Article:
Jan Gert Wolkers
THE RISING TIDE was my first time lapse show. I sat relaxed in the sun for 4 hours while the camera set shot many pictures. Due to the rising water I had to move a few times and unfortunately fog from the sea ended this project. At home I worked on all the images in software. First in special software for 3D corrections and then in Lightroom for image enhancement. When this was done I turned all images into a movie at 24 frames per second. Four hours of shooting for a 2 minute movie.
TOURIST PROCESSOR was made in Venice from my hotel window. Again thousands of images turned into a 2 minute movie. In time lapse you see things happening which you usually do not notice. It works also very nice on clouds. For time lapse I put everything on manual in the cameras. This saves energy which makes it possible to shoot up to 10 times more pictures from a battery. It also prevents flickering of light. When suddenly the sun comes out from behind the clouds the automatic system in the camera will react to this resulting in a very disturbing movie. Manual settings prevent this. I use Panasonic cameras because they have an electronic shutter. Using a camera with a mechanical shutter will destroy your camera fast. They last for 50.000 shots in cheaper cameras. Taking thousands of pictures for a few projects will destroy your camera soon.
SAGRADA FAMILIA was made with a single Sony RX100 pocket camera using the “cha-cha” technique. This means that you point your camera at a subject, take a shot, move a little left or right and take the second shot. Of course your subject should not be moving. I also used an internal HDR mode in this camera which works very nicely for subjects with a lot of contrast (dark/light). DOM VAN KEULEN and “1453” were made the same way.
For PAINTING ICELAND and REPAINTING ICELAND I used two Sony RX100 cameras. Unfortunately they could not be electronically connected. And thus I had to put them on a tripod and trey to press both shutters and synchronous as possible with both hands. I used several creative modes of the cameras to make pictures for this show.
WET&WILD IN ICELAND was shot with two electronically connected Sony HD video cameras. Due to the extreme winds in Iceland I could not use a tripod all the time. Using a tripod for shooting video is always better because it gives a much more stable image.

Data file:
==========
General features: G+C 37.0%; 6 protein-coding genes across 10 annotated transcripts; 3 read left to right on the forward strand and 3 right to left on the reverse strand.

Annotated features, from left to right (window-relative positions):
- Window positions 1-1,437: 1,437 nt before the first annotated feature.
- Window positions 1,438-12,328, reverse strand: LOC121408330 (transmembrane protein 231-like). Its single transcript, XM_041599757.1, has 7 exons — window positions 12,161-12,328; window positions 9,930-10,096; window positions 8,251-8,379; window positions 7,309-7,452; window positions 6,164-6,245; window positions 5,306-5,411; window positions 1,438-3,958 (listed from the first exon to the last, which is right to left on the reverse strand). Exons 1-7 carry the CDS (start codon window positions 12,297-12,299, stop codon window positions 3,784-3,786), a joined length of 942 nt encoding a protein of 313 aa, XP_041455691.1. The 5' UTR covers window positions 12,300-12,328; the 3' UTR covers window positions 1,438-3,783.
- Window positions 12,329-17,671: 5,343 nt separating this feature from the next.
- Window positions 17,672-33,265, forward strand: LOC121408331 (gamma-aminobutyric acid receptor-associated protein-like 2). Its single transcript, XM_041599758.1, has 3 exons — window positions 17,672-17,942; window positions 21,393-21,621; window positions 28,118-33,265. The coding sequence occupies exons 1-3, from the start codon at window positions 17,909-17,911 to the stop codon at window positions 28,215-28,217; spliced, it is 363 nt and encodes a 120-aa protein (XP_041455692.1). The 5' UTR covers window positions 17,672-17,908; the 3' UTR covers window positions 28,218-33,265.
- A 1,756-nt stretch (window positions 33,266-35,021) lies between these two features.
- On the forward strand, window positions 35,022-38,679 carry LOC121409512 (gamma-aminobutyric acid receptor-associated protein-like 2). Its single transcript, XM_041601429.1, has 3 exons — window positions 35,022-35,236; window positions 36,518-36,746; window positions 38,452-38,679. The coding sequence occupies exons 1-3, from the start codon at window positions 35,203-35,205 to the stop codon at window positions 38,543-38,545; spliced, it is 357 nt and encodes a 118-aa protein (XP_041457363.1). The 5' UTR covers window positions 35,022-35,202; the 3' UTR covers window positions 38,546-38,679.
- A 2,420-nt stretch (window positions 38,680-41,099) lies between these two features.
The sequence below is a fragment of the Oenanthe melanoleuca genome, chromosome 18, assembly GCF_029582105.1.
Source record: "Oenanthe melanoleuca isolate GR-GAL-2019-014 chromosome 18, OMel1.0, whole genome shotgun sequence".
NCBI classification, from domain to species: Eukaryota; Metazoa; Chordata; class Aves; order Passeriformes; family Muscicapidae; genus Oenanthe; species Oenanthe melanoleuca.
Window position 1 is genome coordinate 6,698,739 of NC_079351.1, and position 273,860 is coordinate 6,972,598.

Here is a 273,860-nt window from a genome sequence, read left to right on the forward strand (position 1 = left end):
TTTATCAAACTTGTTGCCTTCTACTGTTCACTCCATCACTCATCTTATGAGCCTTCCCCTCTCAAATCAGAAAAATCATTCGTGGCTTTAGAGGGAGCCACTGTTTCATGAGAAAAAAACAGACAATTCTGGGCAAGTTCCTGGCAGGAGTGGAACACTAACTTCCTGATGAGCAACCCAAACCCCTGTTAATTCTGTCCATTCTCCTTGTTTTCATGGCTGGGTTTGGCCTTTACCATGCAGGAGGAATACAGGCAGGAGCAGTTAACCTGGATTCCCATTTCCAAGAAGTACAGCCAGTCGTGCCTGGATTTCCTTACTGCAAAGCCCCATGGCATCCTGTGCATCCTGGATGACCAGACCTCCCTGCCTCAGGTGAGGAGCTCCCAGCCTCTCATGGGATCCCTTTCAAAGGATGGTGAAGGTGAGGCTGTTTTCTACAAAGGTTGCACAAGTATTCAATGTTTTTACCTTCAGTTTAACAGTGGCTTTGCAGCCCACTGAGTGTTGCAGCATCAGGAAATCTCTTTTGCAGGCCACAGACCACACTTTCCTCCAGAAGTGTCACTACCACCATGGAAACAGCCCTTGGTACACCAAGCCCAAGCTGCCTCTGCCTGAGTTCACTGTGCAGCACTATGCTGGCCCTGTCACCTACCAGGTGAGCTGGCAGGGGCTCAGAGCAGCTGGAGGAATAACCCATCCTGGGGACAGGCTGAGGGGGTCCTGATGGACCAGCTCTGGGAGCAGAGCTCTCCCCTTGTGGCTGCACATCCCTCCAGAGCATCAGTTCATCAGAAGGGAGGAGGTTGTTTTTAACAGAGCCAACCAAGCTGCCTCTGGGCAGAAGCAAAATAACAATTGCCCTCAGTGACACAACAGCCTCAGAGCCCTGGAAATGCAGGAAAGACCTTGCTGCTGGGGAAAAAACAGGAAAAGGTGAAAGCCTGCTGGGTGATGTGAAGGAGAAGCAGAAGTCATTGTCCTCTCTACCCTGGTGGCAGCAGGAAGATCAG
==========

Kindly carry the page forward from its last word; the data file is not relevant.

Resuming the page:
AN ANTARCTIC ODYSSEY was shot on my first trip to Antarctica (2007), GOING SOUTH on the second trip (2010). On both trips we also visited the Falkland Islands and the most beautiful place on earth, South-Georgia. On both trips I used different equipment. The developments in digital photography were going fast around that time. Unfortunately I learned a hard lesson during the second trip. Never use a tripod on a ship. The vibrations of the ship engines ruined a lot of my video material!
Nearly every year I make a new TOODEETOOTREEDEE show which has the goal to show people how much more interesting a stereoscopic image is by transitioning from 2D to 3D. For these shows I use left-left (2D) and left-right (3D) images which flow slowly into the other. To keep the effect the same I only use left-left (2D) images and not right-right (also 2D). Mixing this might make a show disturbing to some of the people in the audience.
PS: My website WORLD-OF-3D is listed in some of the shows. However the website was terminated last May. I hope to start something else on Facebook.
When I was young the fascinating Viewmaster reels with stereoscopic images of TV shows and places from all around the world gave me lots of fun. I started active stereo photography (3D) at the age of 19 using the Pentax ME to which you could attach a Pentax beam splitter. In 1986 and 1990 I had two stereo camera’s constructed out of Pentax ME and P30 cameras which were my prime means of 3D photography in the nineties. At the beginning of this century in line with the digital revolution I had some digital stereo cameras made for me. All these cameras have given me loads of joy. I took them with me to many places, even to Antarctica! In recent years I have become fascinated by the effect time lapse can create and especially when it is done in 3D.
I have been president of the Dutch stereo club for nearly 12 years and editor of the club magazine for nearly 8 years. I also have been the (vice) president of the International Stereoscopic Union (ISU). This is a club of more than 1000 amateurs and professionals around the world interested in 3D.